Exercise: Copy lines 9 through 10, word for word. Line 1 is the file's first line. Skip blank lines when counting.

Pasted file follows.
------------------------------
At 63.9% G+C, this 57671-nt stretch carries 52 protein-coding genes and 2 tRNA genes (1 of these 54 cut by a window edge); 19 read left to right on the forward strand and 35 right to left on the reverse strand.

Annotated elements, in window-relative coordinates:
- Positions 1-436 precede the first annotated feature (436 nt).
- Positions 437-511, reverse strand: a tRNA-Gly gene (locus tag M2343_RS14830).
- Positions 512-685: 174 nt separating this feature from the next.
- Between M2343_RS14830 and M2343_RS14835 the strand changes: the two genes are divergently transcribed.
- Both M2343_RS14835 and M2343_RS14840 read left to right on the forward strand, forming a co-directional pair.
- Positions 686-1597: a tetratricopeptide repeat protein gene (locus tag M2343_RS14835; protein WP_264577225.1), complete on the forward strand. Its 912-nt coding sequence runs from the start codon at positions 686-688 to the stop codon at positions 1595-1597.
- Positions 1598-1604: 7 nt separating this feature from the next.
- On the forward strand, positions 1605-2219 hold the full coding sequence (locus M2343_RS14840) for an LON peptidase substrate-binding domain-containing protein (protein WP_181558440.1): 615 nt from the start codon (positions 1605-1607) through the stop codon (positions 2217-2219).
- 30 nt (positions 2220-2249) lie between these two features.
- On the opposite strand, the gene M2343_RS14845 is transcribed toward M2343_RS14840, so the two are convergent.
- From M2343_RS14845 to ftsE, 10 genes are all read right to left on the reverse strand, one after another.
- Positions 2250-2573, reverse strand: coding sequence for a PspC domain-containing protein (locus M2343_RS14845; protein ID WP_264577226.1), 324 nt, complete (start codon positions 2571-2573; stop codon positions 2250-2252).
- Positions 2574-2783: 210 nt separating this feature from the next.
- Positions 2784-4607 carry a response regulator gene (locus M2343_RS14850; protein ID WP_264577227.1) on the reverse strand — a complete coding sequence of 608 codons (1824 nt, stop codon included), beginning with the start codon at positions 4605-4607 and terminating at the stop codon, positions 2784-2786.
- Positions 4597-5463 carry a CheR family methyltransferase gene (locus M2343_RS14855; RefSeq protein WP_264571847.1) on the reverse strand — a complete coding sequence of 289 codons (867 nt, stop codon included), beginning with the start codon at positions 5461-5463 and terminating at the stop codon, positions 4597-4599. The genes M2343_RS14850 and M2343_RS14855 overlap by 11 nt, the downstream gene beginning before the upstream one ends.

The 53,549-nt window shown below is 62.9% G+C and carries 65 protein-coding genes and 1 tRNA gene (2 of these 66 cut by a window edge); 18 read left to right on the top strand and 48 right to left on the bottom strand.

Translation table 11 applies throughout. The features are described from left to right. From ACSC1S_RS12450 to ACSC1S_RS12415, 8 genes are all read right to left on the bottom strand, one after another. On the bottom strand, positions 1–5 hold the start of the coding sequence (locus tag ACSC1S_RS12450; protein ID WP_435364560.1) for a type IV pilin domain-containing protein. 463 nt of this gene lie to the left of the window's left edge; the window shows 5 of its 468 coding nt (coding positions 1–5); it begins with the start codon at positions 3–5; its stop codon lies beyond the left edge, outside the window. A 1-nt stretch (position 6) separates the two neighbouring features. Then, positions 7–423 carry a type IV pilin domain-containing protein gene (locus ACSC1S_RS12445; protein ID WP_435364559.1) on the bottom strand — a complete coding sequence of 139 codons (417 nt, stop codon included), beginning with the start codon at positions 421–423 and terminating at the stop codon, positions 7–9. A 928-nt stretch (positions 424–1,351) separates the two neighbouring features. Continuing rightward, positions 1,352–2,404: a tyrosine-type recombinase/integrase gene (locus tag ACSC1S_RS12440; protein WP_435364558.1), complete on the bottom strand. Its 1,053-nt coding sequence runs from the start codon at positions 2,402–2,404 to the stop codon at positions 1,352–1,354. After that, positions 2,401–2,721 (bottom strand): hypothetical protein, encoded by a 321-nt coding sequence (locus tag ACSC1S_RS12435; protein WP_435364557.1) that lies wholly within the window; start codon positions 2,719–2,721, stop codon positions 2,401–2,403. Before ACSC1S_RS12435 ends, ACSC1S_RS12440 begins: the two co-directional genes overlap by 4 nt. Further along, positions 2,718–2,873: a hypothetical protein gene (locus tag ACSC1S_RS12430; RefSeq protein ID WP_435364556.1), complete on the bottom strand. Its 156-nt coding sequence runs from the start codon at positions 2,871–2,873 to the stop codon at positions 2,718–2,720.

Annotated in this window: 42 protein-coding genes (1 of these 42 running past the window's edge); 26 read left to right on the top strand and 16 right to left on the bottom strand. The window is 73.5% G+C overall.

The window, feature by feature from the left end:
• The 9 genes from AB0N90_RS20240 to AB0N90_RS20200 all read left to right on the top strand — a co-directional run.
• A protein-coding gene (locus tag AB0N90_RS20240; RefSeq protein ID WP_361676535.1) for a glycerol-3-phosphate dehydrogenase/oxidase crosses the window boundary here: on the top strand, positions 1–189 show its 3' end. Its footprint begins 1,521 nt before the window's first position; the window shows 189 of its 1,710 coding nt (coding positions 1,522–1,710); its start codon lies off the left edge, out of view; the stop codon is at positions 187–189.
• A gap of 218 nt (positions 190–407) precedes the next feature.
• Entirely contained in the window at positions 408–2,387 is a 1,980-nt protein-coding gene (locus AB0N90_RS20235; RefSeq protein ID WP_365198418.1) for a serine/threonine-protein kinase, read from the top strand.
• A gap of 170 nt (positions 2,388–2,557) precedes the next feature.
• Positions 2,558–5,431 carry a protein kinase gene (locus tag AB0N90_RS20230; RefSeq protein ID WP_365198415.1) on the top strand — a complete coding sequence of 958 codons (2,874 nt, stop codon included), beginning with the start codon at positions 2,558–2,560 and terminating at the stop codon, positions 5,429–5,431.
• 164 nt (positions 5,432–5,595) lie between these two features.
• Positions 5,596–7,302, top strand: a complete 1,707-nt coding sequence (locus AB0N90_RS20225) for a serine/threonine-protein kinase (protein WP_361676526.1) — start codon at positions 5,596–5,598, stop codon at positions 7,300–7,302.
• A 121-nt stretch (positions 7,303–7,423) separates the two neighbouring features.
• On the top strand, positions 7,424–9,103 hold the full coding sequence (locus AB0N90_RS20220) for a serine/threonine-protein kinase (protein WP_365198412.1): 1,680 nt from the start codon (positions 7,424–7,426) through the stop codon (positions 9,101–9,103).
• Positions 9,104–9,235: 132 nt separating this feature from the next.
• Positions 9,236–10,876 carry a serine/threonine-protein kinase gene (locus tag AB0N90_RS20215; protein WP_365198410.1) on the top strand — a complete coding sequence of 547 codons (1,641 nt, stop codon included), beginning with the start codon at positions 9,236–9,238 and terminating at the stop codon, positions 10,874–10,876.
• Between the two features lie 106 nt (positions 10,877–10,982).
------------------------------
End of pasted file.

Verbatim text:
- Positions 1598-1604: 7 nt separating this feature from the next.
- On the forward strand, positions 1605-2219 hold the full coding sequence (locus M2343_RS14840) for an LON peptidase substrate-binding domain-containing protein (protein WP_181558440.1): 615 nt from the start codon (positions 1605-1607) through the stop codon (positions 2217-2219).